The Graduate Workers of Columbia (GWC), affiliated with the United Auto Workers (UAW) are working overtime to bring the strike by 3,000 graduate workers at Columbia University to a close. The strike is currently on “pause,” a maneuver by the union to wind down the strike under the auspices of federal mediation. This action, carried out behind the backs of graduate students, has triggered overwhelming opposition from rank-and-file members, some of whom are continuing to strike.
The UAW is working as quickly as they can in order to prevent a situation in which two strikes at neighboring universities take place at the same time. The graduate worker union at New York University (NYU)—the UAW-affiliated Graduate Student Organizing Committee (GSOC)—has been purposely delaying a strike for months. Earlier this week, GSOC announced a strike deadline of April 26. This follows a vote at NYU, which concluded April 8, showing 96.4 percent of graduate workers in favor of going on strike to demand a living wage from the university.
This delayed strike deadline, coming two and a half weeks after the strike authorization vote, is in line with the UAW’s strategy to isolate graduate students at Columbia and NYU and prevent a joint struggle. Moreover, in the lead-up to the potential strike, GSOC has proposed lowering its demands to NYU.
GWC and GSOC are part of the same amalgamated UAW local 2110, yet the local’s president, Maida Rosenstein, explicitly stated her opposition to linking up the strikes at Columbia and NYU at a GSOC meeting in March.
The UAW-imposed isolation of graduate workers’ struggles is coming to a head at Columbia, now three weeks since the beginning of the strike. The “pause” was imposed just before grading season was about to begin, which would have given graduate workers enormous power by withholding grades.
Student workers should be under no illusions that the strike “pause” is a temporary action. It is an indication that the UAW is changing its tactics in order to more quickly bring about an end to the strike, without meeting any of the central demands of the strikers. Bringing in a “neutral” third party is a hallmark of a UAW sellout. This case is no different. Andrea Cancer was selected last week as the so-called third party arbitrator. Cancer is a former SEIU bureaucrat who will undoubtedly legitimize the concessions contract at the UAW strike with CU.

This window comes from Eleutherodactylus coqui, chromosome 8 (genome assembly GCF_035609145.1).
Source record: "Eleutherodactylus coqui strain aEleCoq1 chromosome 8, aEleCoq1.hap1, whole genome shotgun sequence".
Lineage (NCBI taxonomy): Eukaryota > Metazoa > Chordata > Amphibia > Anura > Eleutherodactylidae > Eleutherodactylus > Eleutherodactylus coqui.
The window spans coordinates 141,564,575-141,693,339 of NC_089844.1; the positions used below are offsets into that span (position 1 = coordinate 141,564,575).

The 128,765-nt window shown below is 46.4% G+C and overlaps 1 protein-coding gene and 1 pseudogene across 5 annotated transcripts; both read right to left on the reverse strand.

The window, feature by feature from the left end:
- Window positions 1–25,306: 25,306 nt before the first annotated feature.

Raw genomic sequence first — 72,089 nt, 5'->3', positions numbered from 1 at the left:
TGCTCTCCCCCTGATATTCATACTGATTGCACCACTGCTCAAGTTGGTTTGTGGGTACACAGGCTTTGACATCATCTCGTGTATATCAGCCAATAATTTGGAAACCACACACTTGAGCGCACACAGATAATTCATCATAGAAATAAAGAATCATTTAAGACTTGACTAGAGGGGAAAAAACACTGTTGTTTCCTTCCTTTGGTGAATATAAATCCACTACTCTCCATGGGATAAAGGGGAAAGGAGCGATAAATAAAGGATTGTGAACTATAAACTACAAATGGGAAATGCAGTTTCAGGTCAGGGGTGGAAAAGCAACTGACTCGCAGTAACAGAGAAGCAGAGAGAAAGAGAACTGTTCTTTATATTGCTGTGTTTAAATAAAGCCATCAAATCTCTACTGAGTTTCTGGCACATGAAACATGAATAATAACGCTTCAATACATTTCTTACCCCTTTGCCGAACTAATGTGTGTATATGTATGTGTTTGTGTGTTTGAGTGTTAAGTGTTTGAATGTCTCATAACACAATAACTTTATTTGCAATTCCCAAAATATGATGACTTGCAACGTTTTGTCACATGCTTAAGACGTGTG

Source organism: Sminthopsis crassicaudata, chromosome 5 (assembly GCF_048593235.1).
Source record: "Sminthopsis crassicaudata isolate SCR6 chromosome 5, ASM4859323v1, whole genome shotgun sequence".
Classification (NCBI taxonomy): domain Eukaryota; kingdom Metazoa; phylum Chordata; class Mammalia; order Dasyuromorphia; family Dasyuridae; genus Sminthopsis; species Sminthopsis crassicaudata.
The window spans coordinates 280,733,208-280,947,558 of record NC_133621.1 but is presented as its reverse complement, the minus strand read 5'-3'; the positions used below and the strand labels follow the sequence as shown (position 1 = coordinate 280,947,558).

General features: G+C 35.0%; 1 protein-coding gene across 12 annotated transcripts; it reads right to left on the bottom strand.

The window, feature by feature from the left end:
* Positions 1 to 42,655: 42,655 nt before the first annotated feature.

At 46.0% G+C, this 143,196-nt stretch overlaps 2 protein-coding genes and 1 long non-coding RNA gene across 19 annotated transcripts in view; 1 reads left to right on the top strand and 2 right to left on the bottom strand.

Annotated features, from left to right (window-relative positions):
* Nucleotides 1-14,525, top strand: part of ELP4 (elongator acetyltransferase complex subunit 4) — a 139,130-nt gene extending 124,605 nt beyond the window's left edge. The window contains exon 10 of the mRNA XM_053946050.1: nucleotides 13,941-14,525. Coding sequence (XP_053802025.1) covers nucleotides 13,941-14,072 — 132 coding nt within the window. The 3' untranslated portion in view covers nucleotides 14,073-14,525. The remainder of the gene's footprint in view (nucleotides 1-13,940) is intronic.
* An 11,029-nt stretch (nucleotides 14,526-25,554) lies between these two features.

In an expression of clear hostility to these actions and the desire to continue to fight, some graduate student workers have remained on strike. By agreeing to the “pause,” and encouraging students to make up lost work, the GWC has effectively isolated the graduate workers who remain on strike, leaving them at risk for retaliation from the university.
Earlier this week, a statement was circulated and signed by Columbia graduate language instructors strongly opposing the efforts and actions by the GWC-UAW Bargaining Committee (BC) to concede on demands. “If negotiations do not make progress towards [the unit’s original baseline demands] we are ready to resume the strike—our strongest tactic—including a grading strike. We pledge to vote down any contract that falls short of this baseline, and to help turn out the no vote against an unsatisfactory contract.”
Meanwhile, Columbia and the UAW are feverishly scheduling five-hour-long bargaining sessions this week in a blatant attempt to wrap up a deal before a strike at NYU begins.
Most recently, the BC has been further conceding on graduate workers’ demands for living wages. After previously dropping the minimum salary for 12-month PhD worker appointments from $45,850 to $43,596, the latest proposal from the BC lowers this salary to $42,766. Likewise, after dropping the minimum hourly rate for graduate workers from $35/hour to $28/hour and from $26/hour to $22/hour for undergraduate workers covered in the contract, the BC is now proposing a lower rate of $20/hour for undergraduates and $25/hour for graduates.
The BC has also previously lowered compensation rate demands for the first year of the three-year contract—against immense opposition from the bargaining unit—from a 5 percent increase to a 3 percent increase. This means that graduate workers would take a de-facto pay cut, taking into account inflation and union dues.
Meanwhile, the university is proposing a measly 2 percent increase from the current salary of $41,520 to $42,350, and a minimum hourly wage of just $17/hour for both undergraduate and graduate workers.
The stonewalling of one of the wealthiest universities in the world, along with the significant series of concessions made by the BC and supported by the UAW, both uphold poverty-level wages, which graduate workers have been courageously fighting against.
As the repeated actions of the UAW make clear, the leadership of the struggles at both Columbia and NYU must be taken out of the hands of the union. Everything the UAW has done since winning representation of the Columbia students has been aimed at suppressing their struggle.
The International Youth and Students for Social Equality calls on graduate students to form an independent strike committee to expand the strike and mobilize workers throughout New York and beyond.